Short communication

SARS-CoV-2 variant Omicron (B.1.1.529) is in a rising trend of mutations increasing the positive electric charge in crucial regions of the spike protein S

Piotr H. Pawłowski

Institute of Biochemistry and Biophysics Polish Academy of Sciences, Warsaw, Poland

An increase in the positive electric charge of SARS-CoV-2 variant Omicron (B.1.1.529) was reported and the electrostatic interaction between the spike protein S and ACE2 receptor was estimated. The results presented here suggest that electrogenic mutations in specific regions of the S protein and the electrostatic force may facilitate viral infection of the host cell.

Keywords: coronavirus; COVID-19; SARS-CoV-2; Omicron; spike protein S; amino acids; electric charge; potential energy, electrostatic interaction

Received: 08 December, 2021; revised: 08 December, 2021; accepted: 08 December, 2021; available on-line: 14 December, 2021


Abbreviations: SARS-CoV-2, severe acute respiratory syndrome coronavirus 2; ACE2, Angiotensin converting enzyme 2; S, spike protein; RBD, receptor-binding domain; RBM, receptor-binding motif; S1/S2, cleavage area; aa, amino acid; D, Aspartic Acid; E, Glutamic Acid; K, Lysine; R, Arginine


The new SARS-CoV-2 B.1.1.529 variant of concern, Omicron (pdf1), detected at the beginning of November 2021, is characterized by 37 point mutations in the structural elements, four small deletions, and one small insertion. Of these, 30 missense substitutions are in the spike protein (S), with half of them in the receptor-binding domain (RBD), where 10 of them are concentrated in the receptor-binding motif (RBM). Two mutations had been found in the cleavage area (S1/S2). Eight mutations in RBD and S1/S2 refer to charged amino acids (D, E, K, R).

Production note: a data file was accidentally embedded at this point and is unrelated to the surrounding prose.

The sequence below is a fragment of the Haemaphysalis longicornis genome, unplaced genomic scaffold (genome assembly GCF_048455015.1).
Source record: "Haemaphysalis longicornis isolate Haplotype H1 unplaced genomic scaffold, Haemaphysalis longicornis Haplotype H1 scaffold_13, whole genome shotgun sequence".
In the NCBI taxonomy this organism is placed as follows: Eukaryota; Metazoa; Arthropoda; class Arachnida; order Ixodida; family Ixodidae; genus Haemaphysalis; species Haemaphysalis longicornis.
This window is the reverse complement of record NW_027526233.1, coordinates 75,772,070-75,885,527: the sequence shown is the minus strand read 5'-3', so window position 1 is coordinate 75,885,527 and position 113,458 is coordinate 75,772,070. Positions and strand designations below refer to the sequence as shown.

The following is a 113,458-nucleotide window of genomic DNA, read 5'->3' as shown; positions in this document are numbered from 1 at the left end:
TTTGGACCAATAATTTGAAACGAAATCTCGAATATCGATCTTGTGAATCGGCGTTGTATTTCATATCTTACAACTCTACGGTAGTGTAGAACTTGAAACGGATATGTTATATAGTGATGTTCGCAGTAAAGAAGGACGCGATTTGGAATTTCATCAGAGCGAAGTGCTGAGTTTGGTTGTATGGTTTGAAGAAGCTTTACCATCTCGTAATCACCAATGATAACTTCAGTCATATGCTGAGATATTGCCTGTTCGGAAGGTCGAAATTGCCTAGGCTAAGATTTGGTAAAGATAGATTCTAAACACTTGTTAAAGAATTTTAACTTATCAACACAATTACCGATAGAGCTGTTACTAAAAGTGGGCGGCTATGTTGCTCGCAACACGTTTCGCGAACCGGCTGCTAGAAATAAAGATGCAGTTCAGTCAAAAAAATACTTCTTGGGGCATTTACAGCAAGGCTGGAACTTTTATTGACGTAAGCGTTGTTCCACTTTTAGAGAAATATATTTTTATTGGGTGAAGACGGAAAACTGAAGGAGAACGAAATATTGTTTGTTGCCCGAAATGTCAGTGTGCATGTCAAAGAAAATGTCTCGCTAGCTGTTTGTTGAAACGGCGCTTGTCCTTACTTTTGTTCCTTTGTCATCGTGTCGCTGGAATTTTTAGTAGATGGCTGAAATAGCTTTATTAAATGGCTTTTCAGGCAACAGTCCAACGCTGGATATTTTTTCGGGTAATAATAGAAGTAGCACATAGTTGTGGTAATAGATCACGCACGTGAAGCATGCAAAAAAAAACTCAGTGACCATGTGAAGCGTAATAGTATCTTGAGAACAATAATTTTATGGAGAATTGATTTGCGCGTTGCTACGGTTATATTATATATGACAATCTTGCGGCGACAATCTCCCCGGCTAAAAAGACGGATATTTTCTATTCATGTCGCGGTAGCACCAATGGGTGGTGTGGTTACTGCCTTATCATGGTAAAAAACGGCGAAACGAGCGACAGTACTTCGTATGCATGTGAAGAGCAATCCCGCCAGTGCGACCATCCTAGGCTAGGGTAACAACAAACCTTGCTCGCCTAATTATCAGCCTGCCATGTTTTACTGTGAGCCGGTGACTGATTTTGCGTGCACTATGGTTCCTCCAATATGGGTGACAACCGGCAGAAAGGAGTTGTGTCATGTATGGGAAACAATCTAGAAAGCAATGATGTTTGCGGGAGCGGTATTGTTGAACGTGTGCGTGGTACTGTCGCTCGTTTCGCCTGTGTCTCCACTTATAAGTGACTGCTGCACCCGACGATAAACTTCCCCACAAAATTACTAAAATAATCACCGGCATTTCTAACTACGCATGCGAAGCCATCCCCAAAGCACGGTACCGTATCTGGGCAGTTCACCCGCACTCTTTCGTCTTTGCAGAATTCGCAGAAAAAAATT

Data were obtained from the UK Health Security Agency technical briefings 15 (pdf2) and 29 (pdf1).

Results and Discussion

Arithmetic calculations show that charged amino acid mutations in the RBD and S1/S2 regions give a net increase in the positive charge (ΔQ= +4 [e]). Such an outcome is in line (Fig. 1) with a previously demonstrated trend of SARS-CoV-2 variants’ charge evolution (Pawłowski, 2021a).

The recently described B.1.1.529 variant causes a lot of anxiety. The consequences of detected 42 changes in the sequence of structural elements are still intensely investigated. Whether they would cause a change in the virulence of the virus still remains an open question. The resulting conformational changes may modify the lock-key interaction of RBD with the ACE2 cell surface receptor or with the host’s antibodies. Regardless of this, an increase in the positive charge at the RBD end of the S protein will increase a long-range electrostatic attraction between the spike and the negatively charged ACE2 contact zone (Fig. 2). At a distance of about 3 nm, the energy of this interaction is higher than the energy of thermal motion. Furthermore, additional charges may change multipolar interactions of the approaching molecules (Pawłowski, 2021b). They may also modify virus’s interaction with charged antibodies, e.g. in the S1/S2 cleavage area.


The above results indicate that electrogenic mutations in specific regions of the S protein and the electrostatic force may be an important weapon used by the virus when attacking cells. As a result, the Coulomb attraction between the S protein and ACE2 is greater and stronger for Omicron than the “wild-type” virus. At a distance of 1 nm, the energy difference equals 14 kBT. As an originally positive electric charge of the nucleocapsid protein has been also increased (Hodcroft, 2021) in the Omicron variant, SARS-CoV-2 deserves to be called the “electric” virus.


Hodcroft EB (2021) CoVariants: SARS-CoV-2 Mutations and Variants of Interest.

Pawłowski PH (2021a) Additional positive electric residues in the crucial spike glycoprotein S regions of the new SARS-CoV-2 variants. Infect Drug Resist 14: 5099–5105.

Pawłowski PH (2021b) Charged amino acids may promote coronavirus SARS-CoV-2 fusion with the host cell. AIMS Biophysics 8: 111–120.

pdf1. SARS-CoV-2 variants of concern and variants under investigation in England, technical briefing 29 (PDF) (Briefing). Public Health England. 26 November 2021. GOV-10481. Archived (PDF) from the original on 26 November 2021. Retrieved 26 November 2021.

pdf2. UK Health Security Agency.